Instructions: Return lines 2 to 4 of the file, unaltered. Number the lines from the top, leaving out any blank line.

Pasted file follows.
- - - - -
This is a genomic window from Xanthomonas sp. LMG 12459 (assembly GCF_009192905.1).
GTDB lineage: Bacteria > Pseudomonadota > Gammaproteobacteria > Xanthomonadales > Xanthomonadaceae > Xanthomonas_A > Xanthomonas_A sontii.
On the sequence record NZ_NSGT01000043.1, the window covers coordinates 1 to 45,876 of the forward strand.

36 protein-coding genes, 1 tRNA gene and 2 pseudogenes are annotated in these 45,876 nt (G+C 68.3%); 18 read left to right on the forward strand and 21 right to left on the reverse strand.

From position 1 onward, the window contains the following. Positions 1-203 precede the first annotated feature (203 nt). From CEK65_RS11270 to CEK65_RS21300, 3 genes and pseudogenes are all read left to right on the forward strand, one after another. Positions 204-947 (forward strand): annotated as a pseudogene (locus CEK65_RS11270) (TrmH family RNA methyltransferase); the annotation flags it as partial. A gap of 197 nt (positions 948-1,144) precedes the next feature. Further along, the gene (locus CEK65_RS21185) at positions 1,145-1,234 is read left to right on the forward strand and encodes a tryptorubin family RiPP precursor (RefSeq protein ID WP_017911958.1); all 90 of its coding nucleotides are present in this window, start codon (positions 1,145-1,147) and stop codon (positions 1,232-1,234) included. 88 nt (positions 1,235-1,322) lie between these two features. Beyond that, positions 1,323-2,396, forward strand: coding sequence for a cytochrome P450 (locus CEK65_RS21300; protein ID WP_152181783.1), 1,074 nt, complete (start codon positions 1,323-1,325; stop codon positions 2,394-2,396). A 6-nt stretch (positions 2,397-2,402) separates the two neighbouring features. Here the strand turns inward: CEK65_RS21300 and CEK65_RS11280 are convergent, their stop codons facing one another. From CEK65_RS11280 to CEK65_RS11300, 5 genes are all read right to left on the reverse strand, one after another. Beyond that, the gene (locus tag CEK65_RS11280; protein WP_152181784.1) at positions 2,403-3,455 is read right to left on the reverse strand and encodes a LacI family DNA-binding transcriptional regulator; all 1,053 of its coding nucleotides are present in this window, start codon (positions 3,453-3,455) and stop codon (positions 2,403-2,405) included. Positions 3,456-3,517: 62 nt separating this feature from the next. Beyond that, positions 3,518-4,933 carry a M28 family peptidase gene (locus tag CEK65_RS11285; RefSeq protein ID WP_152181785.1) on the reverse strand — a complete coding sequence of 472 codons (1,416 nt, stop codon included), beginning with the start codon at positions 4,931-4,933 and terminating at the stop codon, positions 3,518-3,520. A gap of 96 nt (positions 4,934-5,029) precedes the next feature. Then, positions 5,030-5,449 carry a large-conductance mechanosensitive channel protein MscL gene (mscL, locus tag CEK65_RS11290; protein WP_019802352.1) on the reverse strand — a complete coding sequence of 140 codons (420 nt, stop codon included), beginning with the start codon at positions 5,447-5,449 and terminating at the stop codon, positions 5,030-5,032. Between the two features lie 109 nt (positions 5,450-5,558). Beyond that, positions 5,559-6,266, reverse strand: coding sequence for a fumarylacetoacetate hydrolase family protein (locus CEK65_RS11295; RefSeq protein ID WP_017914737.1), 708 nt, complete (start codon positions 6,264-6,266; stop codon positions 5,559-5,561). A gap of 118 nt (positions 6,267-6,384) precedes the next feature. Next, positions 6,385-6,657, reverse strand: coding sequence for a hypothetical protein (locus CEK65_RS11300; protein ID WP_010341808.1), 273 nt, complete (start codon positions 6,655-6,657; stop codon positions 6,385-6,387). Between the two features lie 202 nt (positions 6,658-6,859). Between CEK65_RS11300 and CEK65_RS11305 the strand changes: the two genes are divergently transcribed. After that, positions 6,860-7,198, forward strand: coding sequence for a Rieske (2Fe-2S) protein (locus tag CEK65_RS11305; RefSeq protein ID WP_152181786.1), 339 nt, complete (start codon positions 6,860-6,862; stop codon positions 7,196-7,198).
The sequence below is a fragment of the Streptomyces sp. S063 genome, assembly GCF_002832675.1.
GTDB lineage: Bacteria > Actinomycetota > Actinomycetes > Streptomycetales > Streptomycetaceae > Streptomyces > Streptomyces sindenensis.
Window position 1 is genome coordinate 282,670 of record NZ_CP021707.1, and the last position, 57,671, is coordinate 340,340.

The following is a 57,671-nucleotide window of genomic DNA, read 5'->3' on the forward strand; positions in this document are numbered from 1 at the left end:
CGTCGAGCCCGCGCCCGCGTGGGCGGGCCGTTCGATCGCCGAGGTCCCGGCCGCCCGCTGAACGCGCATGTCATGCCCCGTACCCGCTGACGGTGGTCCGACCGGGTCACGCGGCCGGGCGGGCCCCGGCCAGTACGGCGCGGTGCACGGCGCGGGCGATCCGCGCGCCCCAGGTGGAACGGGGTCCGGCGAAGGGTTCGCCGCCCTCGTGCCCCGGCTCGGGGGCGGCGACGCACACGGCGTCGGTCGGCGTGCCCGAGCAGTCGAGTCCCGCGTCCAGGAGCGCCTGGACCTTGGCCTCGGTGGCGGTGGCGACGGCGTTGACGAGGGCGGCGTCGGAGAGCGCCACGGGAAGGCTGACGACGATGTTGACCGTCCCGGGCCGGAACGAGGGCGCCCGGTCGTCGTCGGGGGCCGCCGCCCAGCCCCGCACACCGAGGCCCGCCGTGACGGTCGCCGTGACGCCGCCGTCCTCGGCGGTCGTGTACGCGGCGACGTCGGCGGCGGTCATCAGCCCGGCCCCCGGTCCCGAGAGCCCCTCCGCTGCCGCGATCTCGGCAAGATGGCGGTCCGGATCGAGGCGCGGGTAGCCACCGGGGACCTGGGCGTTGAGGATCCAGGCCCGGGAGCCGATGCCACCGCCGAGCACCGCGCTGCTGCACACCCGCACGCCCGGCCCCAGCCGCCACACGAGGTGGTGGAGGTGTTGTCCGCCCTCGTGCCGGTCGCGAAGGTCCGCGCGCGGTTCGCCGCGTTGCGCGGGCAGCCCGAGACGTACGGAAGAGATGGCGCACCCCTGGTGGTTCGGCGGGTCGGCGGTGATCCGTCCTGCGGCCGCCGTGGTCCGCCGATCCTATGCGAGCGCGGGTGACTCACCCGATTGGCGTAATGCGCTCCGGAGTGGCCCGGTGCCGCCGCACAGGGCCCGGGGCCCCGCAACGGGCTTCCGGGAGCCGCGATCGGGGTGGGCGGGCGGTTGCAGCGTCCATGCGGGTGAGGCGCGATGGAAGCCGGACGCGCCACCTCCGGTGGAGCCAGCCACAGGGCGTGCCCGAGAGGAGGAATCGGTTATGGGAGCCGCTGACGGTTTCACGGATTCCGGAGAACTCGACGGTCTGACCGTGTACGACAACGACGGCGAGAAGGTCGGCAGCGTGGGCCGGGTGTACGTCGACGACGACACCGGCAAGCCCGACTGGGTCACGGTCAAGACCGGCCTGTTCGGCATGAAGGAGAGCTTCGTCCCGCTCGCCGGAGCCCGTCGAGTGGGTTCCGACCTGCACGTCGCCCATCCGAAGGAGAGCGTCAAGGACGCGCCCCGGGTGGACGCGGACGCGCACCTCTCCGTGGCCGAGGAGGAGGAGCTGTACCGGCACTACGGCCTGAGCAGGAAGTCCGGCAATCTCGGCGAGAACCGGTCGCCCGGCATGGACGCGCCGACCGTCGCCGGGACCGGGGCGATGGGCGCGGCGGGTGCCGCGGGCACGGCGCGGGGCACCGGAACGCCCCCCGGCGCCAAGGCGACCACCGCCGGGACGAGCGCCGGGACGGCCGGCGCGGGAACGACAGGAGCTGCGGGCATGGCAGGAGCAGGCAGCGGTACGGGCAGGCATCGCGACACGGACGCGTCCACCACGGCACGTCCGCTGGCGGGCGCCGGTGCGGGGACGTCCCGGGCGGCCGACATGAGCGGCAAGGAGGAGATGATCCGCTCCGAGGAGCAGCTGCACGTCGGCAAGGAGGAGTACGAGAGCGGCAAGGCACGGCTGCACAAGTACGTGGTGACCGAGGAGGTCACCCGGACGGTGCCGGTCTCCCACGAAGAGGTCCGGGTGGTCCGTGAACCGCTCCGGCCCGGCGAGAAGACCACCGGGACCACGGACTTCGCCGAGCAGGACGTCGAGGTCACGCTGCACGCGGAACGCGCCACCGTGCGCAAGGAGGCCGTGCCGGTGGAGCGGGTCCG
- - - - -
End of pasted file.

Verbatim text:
GTDB lineage: Bacteria > Pseudomonadota > Gammaproteobacteria > Xanthomonadales > Xanthomonadaceae > Xanthomonas_A > Xanthomonas_A sontii.
On the sequence record NZ_NSGT01000043.1, the window covers coordinates 1 to 45,876 of the forward strand.

36 protein-coding genes, 1 tRNA gene and 2 pseudogenes are annotated in these 45,876 nt (G+C 68.3%); 18 read left to right on the forward strand and 21 right to left on the reverse strand.